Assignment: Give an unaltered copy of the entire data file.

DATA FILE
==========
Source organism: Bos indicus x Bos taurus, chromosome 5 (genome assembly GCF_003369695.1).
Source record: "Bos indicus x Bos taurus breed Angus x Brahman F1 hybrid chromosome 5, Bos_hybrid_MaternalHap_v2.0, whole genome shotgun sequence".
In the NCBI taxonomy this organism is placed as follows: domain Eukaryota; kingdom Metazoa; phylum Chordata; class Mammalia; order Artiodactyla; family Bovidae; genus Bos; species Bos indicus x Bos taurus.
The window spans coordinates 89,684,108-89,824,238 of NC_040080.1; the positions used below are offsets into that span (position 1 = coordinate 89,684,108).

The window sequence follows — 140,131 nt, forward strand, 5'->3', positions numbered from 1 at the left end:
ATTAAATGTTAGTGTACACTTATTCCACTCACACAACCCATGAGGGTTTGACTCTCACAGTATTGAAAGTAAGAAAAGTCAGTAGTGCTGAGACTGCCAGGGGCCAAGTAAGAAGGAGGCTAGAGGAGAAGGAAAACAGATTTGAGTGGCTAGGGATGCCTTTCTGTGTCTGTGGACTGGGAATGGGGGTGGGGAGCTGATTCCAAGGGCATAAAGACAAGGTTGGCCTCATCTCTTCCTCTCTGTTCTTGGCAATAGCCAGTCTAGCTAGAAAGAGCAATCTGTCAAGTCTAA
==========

Source organism: Bos indicus x Bos taurus, chromosome 5 (genome assembly GCF_003369695.1).
Source record: "Bos indicus x Bos taurus breed Angus x Brahman F1 hybrid chromosome 5, Bos_hybrid_MaternalHap_v2.0, whole genome shotgun sequence".
In the NCBI taxonomy this organism is placed as follows: domain Eukaryota; kingdom Metazoa; phylum Chordata; class Mammalia; order Artiodactyla; family Bovidae; genus Bos; species Bos indicus x Bos taurus.
The window spans coordinates 89,684,108-89,824,238 of NC_040080.1; the positions used below are offsets into that span (position 1 = coordinate 89,684,108).

The window sequence follows — 140,131 nt, forward strand, 5'->3', positions numbered from 1 at the left end:
ATTAAATGTTAGTGTACACTTATTCCACTCACACAACCCATGAGGGTTTGACTCTCACAGTATTGAAAGTAAGAAAAGTCAGTAGTGCTGAGACTGCCAGGGGCCAAGTAAGAAGGAGGCTAGAGGAGAAGGAAAACAGATTTGAGTGGCTAGGGATGCCTTTCTGTGTCTGTGGACTGGGAATGGGGGTGGGGAGCTGATTCCAAGGGCATAAAGACAAGGTTGGCCTCATCTCTTCCTCTCTGTTCTTGGCAATAGCCAGTCTAGCTAGAAAGAGCAATCTGTCAAGTCTAA